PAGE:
Nora will be Ben’s wife as a free woman or die trying.

Inspired by the true life escape of William and Ellen Craft, FREEDOM TO LOVE is a 50,000 word historical romance. I have a history B.A and have extensively studied the nineteenth century U.S. [I note that the Crafts published Running a Thousand Miles for Freedom, a written account of their escape, and that it can be read at Project Gutenberg. So, did you use this to get all the facts right and then add the private romantic moments that they modestly failed to include, or is it largely fictional? If it's basically a true story, that would seem to be a major selling point, even if romance does sell better than history, and perhaps just saying it was inspired by a true story isn't doing it justice.]

Thank you for your consideration.

Sincerely,


Notes

Working Nora's skin color into the query is awkward, and not working it in makes the idea of disguising her as a southern gentleman sound ridiculous. Solution: leave out the part about the disguise. Change the end of that paragraph to something like: Nora agrees to run with Ben; the added danger is a small price if the alternative is never again holding Ben in her arms.

Nora plans to use the UR to escape, but if she escapes with Ben she has to be in disguise. There's an implication that the Underground Railroad wasn't available to two slaves traveling together. Was that the case?

19 comments:

AlaskaRavenclaw said...

Huh. I was reading this query with a sense of deja vu. Wasn't till I got to EE's comment near the end that I realized why: I had read the original book.

That's fine. However, I did wonder about this-- there's historical fiction that focuses on historical accuracy (think Anya Seton) and then there are historical romances, which tend to have historical settings rather than depict real events. The focus on hot bodies in your query seems more suited to the latter.

Either way, it's asking a lot of 50k words, unless it's middle grade. (That was a joke.)

The query seems like a pretty good intro to the story. I think it might read well to an editor from another country, where the topic carried no baggage. Though it probably wouldn't sell without the baggage.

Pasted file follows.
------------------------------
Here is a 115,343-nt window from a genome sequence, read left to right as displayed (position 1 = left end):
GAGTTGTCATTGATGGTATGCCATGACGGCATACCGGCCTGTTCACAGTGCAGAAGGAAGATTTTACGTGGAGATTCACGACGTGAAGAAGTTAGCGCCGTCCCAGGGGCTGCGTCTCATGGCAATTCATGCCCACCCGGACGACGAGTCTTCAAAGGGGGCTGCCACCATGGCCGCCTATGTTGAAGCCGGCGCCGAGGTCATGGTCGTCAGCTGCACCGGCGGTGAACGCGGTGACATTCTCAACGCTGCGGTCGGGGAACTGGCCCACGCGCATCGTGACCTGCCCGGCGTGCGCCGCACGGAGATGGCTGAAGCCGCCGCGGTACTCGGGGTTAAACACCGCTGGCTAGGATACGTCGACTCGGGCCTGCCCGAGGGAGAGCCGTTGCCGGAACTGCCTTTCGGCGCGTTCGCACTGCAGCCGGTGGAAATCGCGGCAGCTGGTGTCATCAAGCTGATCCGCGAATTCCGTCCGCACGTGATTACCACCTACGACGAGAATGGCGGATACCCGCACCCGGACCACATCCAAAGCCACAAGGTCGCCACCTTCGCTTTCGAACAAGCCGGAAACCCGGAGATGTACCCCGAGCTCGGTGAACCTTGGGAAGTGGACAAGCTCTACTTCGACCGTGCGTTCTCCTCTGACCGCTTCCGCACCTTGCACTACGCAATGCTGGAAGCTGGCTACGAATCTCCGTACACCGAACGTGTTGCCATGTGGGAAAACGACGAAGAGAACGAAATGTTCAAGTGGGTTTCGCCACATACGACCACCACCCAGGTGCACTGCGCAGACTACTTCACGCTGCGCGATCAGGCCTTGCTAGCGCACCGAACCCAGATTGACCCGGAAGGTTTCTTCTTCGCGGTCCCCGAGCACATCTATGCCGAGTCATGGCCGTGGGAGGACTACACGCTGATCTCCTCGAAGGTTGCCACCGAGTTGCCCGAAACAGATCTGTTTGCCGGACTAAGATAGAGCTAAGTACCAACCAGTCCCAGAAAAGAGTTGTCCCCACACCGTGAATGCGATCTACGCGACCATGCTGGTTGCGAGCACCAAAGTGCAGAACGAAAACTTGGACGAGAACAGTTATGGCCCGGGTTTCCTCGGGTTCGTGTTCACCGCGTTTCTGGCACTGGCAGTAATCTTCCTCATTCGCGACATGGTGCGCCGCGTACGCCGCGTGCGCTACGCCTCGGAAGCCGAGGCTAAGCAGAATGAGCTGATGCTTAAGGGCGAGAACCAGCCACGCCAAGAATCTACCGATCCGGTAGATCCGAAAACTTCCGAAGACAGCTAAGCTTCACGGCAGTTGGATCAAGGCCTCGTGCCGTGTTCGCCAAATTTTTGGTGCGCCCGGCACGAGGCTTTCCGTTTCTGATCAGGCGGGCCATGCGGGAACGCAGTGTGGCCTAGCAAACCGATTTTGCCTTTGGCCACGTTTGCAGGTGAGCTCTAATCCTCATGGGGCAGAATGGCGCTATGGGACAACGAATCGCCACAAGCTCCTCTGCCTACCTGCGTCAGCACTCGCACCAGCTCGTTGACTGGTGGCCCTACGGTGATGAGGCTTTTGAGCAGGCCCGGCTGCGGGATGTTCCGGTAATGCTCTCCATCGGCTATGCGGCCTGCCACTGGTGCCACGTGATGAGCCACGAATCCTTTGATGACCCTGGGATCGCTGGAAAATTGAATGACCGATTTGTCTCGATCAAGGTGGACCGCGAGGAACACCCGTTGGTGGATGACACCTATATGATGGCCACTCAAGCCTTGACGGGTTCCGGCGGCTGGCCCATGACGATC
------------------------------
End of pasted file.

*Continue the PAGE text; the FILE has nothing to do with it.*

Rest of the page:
There's always this problem with historical fiction: It has to both be historically accurate and present that history in a way that the modern mind can accept it. (When I say "has to" I mean "has to, if it wants to sell".) For example, it's possible that in the 19th century a slave really did dream of raising his son to be a high status slave... but to a 21st century American, the idea makes the skin crawl.

And editors are highly susceptible to that particular sort of skincrawling.

So, reframe the query, and possibly the book, with a lot of thought to the person who's reading it and what they're thinking. For a clue to what they're thinking, see EE's blue remarks.

BuffySquirrel said...

I wonder why Ben threatens to turn Nora in if she won't add him to her escape. I can't find any justification for this in the original material that EE linked to, although of course there may be other sources. But I can't help feeling it's a deal-breaker for a romantic hero to behave that way.

Anonymous said...

Your Ben guy has some pathological qualities, most clearly manifested in a desire to be controlling of others [horses and Nora, in particular] paired with a desire to destroy people [Nora] he can't control and benefit from. That same pathology leads to domestic abuse in families at all levels of social status. Ironic in the setting of slavery, but certainly not unrealistic. This could be the crux of a very interesting plot, but you don't seem to recognize it for what it is. You seem to be mistaking it for some kind of love.

As a romance it doesn't exactly work because he's extorting her "affection," and almost nobody wants to be treated like that.

AlaskaRavenclaw said...

Anonymous, I haven't read a whole lot of romances, but in those I've read, the relationships seem fairly pathological.